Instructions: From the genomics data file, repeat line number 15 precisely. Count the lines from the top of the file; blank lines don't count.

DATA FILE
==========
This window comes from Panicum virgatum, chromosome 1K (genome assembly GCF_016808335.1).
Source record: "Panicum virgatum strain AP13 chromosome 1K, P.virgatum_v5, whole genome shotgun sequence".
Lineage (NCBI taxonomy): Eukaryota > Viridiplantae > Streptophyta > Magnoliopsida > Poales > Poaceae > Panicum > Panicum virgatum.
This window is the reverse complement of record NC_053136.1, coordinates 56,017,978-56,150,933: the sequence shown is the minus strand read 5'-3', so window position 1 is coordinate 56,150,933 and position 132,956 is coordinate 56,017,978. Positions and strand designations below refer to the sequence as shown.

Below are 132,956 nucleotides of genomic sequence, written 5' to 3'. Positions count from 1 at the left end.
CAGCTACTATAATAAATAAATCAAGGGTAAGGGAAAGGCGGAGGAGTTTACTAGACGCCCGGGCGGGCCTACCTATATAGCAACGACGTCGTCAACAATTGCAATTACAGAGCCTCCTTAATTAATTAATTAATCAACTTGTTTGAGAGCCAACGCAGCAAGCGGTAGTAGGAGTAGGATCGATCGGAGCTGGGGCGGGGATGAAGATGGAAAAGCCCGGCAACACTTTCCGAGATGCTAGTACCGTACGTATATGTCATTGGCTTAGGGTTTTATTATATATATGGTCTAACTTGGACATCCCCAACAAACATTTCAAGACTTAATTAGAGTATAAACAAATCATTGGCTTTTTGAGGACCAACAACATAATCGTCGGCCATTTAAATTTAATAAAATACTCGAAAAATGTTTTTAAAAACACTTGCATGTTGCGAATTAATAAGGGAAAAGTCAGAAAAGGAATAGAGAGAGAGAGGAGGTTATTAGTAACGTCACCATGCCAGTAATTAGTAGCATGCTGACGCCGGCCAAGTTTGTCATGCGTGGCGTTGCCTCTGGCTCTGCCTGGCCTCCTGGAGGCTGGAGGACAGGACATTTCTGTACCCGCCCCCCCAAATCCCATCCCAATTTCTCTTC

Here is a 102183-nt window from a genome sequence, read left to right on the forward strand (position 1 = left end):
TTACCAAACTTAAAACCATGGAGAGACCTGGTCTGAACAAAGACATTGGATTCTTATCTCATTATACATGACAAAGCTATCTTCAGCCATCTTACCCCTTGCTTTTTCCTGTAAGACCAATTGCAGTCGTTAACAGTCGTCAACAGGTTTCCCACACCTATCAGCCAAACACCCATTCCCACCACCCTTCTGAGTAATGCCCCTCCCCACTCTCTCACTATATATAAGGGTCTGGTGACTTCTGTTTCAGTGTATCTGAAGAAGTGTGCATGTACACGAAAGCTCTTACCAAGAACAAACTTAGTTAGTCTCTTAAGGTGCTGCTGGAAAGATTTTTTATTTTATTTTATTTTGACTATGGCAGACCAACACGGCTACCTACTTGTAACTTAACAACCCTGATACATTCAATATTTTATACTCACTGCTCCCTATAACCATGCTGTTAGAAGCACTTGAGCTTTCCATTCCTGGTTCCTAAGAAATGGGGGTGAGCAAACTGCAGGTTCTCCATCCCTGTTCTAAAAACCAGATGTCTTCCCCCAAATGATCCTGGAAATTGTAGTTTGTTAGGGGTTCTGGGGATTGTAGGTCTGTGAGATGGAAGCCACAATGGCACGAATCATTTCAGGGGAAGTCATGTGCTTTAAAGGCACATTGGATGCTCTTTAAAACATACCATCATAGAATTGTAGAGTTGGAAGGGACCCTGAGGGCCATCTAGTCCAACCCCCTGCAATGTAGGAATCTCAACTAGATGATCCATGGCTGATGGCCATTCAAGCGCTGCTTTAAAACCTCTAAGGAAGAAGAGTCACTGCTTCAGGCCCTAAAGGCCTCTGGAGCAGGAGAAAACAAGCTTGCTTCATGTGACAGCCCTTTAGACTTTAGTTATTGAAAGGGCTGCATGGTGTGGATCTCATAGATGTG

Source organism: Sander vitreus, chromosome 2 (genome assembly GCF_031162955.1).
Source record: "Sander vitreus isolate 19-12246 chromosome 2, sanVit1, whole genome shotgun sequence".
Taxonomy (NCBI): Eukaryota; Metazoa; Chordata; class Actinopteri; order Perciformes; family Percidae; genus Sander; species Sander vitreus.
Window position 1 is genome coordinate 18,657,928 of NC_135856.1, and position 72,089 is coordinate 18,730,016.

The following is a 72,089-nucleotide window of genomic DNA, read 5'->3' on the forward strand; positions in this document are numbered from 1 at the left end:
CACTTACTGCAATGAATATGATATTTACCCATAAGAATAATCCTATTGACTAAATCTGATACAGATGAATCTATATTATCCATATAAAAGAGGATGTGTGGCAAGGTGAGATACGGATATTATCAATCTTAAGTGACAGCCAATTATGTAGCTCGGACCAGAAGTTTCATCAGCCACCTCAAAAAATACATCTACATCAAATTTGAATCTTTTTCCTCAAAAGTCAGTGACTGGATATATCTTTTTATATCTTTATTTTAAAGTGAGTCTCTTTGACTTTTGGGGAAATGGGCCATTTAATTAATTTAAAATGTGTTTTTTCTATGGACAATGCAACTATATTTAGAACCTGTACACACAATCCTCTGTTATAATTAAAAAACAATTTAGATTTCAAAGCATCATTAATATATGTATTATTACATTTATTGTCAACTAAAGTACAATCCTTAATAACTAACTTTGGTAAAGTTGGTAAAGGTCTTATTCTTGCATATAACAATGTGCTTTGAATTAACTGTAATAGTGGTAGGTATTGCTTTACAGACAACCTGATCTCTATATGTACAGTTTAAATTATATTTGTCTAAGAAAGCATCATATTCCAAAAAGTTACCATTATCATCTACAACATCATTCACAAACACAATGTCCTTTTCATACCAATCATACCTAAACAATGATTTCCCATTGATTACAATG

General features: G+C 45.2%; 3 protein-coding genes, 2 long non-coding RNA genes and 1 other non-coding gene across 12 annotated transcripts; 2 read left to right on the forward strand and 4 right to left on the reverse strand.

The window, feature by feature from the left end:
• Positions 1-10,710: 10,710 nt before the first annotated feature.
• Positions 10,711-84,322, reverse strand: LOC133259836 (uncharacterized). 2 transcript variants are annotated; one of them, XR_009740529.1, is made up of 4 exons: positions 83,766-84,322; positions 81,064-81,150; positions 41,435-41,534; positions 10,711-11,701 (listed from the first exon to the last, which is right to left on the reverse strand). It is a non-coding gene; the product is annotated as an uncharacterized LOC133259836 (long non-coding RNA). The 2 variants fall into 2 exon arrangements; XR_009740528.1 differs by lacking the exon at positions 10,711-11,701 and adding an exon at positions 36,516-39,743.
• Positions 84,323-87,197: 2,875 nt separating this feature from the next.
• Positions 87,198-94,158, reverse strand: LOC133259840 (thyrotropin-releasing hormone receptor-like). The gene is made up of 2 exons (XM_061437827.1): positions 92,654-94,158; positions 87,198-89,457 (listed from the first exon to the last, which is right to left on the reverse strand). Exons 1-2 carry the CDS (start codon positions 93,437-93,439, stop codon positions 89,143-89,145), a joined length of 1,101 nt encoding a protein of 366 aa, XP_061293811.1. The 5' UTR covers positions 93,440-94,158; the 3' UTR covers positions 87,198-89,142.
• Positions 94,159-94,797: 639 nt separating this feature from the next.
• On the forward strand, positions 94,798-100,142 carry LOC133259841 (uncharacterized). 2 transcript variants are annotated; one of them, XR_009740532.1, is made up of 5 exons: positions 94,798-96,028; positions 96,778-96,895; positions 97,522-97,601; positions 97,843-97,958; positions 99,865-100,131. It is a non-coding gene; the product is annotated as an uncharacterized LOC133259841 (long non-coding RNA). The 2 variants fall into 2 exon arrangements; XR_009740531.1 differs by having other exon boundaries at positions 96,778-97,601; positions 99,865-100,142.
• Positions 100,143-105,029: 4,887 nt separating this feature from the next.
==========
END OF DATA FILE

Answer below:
General features: G+C 45.2%; 3 protein-coding genes, 2 long non-coding RNA genes and 1 other non-coding gene across 12 annotated transcripts; 2 read left to right on the forward strand and 4 right to left on the reverse strand.